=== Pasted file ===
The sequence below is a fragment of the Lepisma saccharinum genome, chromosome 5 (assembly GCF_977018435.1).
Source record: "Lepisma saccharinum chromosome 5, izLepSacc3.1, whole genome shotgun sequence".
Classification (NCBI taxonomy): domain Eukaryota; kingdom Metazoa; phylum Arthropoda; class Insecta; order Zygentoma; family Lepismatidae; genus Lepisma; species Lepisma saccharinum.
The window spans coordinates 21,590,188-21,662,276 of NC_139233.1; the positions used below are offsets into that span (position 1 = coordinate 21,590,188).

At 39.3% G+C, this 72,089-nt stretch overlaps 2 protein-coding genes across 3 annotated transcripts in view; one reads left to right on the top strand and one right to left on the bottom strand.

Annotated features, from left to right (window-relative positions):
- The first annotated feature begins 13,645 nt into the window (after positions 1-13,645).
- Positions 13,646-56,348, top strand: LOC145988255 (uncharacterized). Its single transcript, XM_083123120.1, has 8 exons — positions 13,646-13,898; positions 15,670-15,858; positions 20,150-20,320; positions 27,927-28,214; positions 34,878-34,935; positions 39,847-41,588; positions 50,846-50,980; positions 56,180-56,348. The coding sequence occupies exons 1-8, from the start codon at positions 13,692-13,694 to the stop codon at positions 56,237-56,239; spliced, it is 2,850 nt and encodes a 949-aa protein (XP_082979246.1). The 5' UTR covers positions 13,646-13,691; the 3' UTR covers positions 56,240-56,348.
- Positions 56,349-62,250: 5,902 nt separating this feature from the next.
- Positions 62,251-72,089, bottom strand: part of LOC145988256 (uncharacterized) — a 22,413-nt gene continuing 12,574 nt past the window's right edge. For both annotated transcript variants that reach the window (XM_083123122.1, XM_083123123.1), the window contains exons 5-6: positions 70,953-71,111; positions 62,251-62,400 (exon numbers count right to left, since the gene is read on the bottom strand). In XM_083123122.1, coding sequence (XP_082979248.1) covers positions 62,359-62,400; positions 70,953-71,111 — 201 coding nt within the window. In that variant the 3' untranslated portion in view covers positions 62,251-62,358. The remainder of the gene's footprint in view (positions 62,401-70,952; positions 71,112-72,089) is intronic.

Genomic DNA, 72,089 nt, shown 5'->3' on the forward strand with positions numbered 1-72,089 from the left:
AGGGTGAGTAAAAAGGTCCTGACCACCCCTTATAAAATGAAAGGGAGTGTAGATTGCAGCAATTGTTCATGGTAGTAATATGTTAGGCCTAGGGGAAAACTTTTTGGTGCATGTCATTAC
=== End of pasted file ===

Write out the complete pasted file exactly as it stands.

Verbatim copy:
The sequence below is a fragment of the Lepisma saccharinum genome, chromosome 5 (assembly GCF_977018435.1).
Source record: "Lepisma saccharinum chromosome 5, izLepSacc3.1, whole genome shotgun sequence".
Classification (NCBI taxonomy): domain Eukaryota; kingdom Metazoa; phylum Arthropoda; class Insecta; order Zygentoma; family Lepismatidae; genus Lepisma; species Lepisma saccharinum.
The window spans coordinates 21,590,188-21,662,276 of NC_139233.1; the positions used below are offsets into that span (position 1 = coordinate 21,590,188).

At 39.3% G+C, this 72,089-nt stretch overlaps 2 protein-coding genes across 3 annotated transcripts in view; one reads left to right on the top strand and one right to left on the bottom strand.

Annotated features, from left to right (window-relative positions):
- The first annotated feature begins 13,645 nt into the window (after positions 1-13,645).
- Positions 13,646-56,348, top strand: LOC145988255 (uncharacterized). Its single transcript, XM_083123120.1, has 8 exons — positions 13,646-13,898; positions 15,670-15,858; positions 20,150-20,320; positions 27,927-28,214; positions 34,878-34,935; positions 39,847-41,588; positions 50,846-50,980; positions 56,180-56,348. The coding sequence occupies exons 1-8, from the start codon at positions 13,692-13,694 to the stop codon at positions 56,237-56,239; spliced, it is 2,850 nt and encodes a 949-aa protein (XP_082979246.1). The 5' UTR covers positions 13,646-13,691; the 3' UTR covers positions 56,240-56,348.
- Positions 56,349-62,250: 5,902 nt separating this feature from the next.
- Positions 62,251-72,089, bottom strand: part of LOC145988256 (uncharacterized) — a 22,413-nt gene continuing 12,574 nt past the window's right edge. For both annotated transcript variants that reach the window (XM_083123122.1, XM_083123123.1), the window contains exons 5-6: positions 70,953-71,111; positions 62,251-62,400 (exon numbers count right to left, since the gene is read on the bottom strand). In XM_083123122.1, coding sequence (XP_082979248.1) covers positions 62,359-62,400; positions 70,953-71,111 — 201 coding nt within the window. In that variant the 3' untranslated portion in view covers positions 62,251-62,358. The remainder of the gene's footprint in view (positions 62,401-70,952; positions 71,112-72,089) is intronic.

Genomic DNA, 72,089 nt, shown 5'->3' on the forward strand with positions numbered 1-72,089 from the left:
AGGGTGAGTAAAAAGGTCCTGACCACCCCTTATAAAATGAAAGGGAGTGTAGATTGCAGCAATTGTTCATGGTAGTAATATGTTAGGCCTAGGGGAAAACTTTTTGGTGCATGTCATTAC